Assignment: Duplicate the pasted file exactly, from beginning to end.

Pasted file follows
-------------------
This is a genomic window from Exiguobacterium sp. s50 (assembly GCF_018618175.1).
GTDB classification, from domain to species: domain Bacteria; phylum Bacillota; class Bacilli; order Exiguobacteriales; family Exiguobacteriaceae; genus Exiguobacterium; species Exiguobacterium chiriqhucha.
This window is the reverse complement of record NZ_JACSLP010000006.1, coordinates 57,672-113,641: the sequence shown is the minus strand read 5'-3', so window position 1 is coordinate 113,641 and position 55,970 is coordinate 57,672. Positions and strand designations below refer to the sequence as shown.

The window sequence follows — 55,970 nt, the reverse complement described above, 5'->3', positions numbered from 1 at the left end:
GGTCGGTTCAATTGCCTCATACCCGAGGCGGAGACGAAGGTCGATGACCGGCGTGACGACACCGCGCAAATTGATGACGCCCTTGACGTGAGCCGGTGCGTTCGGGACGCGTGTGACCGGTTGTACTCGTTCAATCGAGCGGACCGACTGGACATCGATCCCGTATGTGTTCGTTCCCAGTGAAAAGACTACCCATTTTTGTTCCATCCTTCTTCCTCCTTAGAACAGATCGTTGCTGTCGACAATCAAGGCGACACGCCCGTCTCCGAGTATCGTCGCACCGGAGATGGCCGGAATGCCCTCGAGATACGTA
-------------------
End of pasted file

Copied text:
This is a genomic window from Exiguobacterium sp. s50 (assembly GCF_018618175.1).
GTDB classification, from domain to species: domain Bacteria; phylum Bacillota; class Bacilli; order Exiguobacteriales; family Exiguobacteriaceae; genus Exiguobacterium; species Exiguobacterium chiriqhucha.
This window is the reverse complement of record NZ_JACSLP010000006.1, coordinates 57,672-113,641: the sequence shown is the minus strand read 5'-3', so window position 1 is coordinate 113,641 and position 55,970 is coordinate 57,672. Positions and strand designations below refer to the sequence as shown.

The window sequence follows — 55,970 nt, the reverse complement described above, 5'->3', positions numbered from 1 at the left end:
GGTCGGTTCAATTGCCTCATACCCGAGGCGGAGACGAAGGTCGATGACCGGCGTGACGACACCGCGCAAATTGATGACGCCCTTGACGTGAGCCGGTGCGTTCGGGACGCGTGTGACCGGTTGTACTCGTTCAATCGAGCGGACCGACTGGACATCGATCCCGTATGTGTTCGTTCCCAGTGAAAAGACTACCCATTTTTGTTCCATCCTTCTTCCTCCTTAGAACAGATCGTTGCTGTCGACAATCAAGGCGACACGCCCGTCTCCGAGTATCGTCGCACCGGAGATGGCCGGAATGCCCTCGAGATACGTA